I took an MRT train to the airport yesterday to send Sarah, Lihao
off. I stood up to give up my seat to the older folk streaming into the train at City Hall. So did another senior Malay man for a young mother and her kid.
As the train emptied itself of its human baggage futher down the line, he took a seat and invited me to do the same.
So I found myself at the end of a monologue about the government's failure to prevent price hikes and to protect the man-in-the-street, all the way to Tanah Merah.
It seems he was an ex-PAP member and once a loyal public servant too.
"I tell you, not everyone likes our PM! I tell you!" Hearty but almost-contrived laughter.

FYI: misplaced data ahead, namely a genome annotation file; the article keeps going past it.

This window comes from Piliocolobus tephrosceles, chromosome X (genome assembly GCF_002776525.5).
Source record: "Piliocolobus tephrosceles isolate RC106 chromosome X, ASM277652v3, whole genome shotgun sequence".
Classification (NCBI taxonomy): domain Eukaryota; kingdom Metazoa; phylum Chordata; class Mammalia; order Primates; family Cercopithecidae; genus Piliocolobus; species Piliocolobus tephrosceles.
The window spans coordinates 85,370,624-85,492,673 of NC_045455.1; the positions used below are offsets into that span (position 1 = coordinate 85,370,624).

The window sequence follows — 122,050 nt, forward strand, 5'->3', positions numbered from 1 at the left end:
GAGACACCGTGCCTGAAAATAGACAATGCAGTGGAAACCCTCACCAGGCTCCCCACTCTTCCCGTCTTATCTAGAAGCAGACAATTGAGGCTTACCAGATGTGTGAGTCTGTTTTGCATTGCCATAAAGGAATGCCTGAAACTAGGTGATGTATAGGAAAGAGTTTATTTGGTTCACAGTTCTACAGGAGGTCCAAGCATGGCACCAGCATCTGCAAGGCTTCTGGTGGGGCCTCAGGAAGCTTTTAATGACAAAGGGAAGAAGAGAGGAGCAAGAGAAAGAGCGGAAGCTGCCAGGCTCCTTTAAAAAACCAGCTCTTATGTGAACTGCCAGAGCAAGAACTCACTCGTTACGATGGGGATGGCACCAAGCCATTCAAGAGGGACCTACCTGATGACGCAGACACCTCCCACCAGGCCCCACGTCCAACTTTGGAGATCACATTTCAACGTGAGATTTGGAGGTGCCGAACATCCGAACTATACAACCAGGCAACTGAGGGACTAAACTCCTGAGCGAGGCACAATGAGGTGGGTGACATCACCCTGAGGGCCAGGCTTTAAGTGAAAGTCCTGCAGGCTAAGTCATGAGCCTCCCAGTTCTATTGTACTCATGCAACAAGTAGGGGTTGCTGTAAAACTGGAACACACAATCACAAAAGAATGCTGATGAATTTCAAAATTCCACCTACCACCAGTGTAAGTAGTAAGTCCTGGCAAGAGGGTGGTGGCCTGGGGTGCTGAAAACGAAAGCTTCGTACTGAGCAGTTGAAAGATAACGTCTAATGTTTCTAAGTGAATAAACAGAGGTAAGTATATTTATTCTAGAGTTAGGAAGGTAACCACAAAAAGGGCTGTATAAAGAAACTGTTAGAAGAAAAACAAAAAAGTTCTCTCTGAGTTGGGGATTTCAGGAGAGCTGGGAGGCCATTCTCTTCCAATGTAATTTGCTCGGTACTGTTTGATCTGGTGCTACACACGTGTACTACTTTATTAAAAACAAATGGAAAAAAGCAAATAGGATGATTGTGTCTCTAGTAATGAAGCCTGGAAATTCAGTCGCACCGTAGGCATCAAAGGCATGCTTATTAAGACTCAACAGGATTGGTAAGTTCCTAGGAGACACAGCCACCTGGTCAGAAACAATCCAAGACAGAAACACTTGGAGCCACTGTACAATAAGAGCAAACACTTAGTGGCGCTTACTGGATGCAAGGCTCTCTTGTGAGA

"Well, then what should we do?" I reply knowingly.
"Pray to God!" More characteristic laughter.
"Yes of course. We'll see the rally tonight then," I remarked.
So I found myself scribbling Sarah's farewell note on the long tunneled ride to Changi. And boy, was it an tear-soaked emo goodbye.
Part of me rationalised it away. You got 4 girls flying together to America, and each of them has a sizeable band of good friends bidding goodbye. All it takes is one teardrop to taste the cold airport air around aching eyes, and the avalanche of lacrymosity descends.
It did hit me last Saturday night, and again in church on sunday. I'm going to leave all this for quite a while.
And it hit me again last night as our PM Lee unveiled plans for the rejuvenation of downtown Singapore. When politicians talk about their plans for the future, I always feel left behind; nostalgia pulls me back to simpler, familiar days, but wanderlust and whimsy turn my gaze towards an uncertain future, full of possiblity.
Eight more days. I really have to start writing more farewells.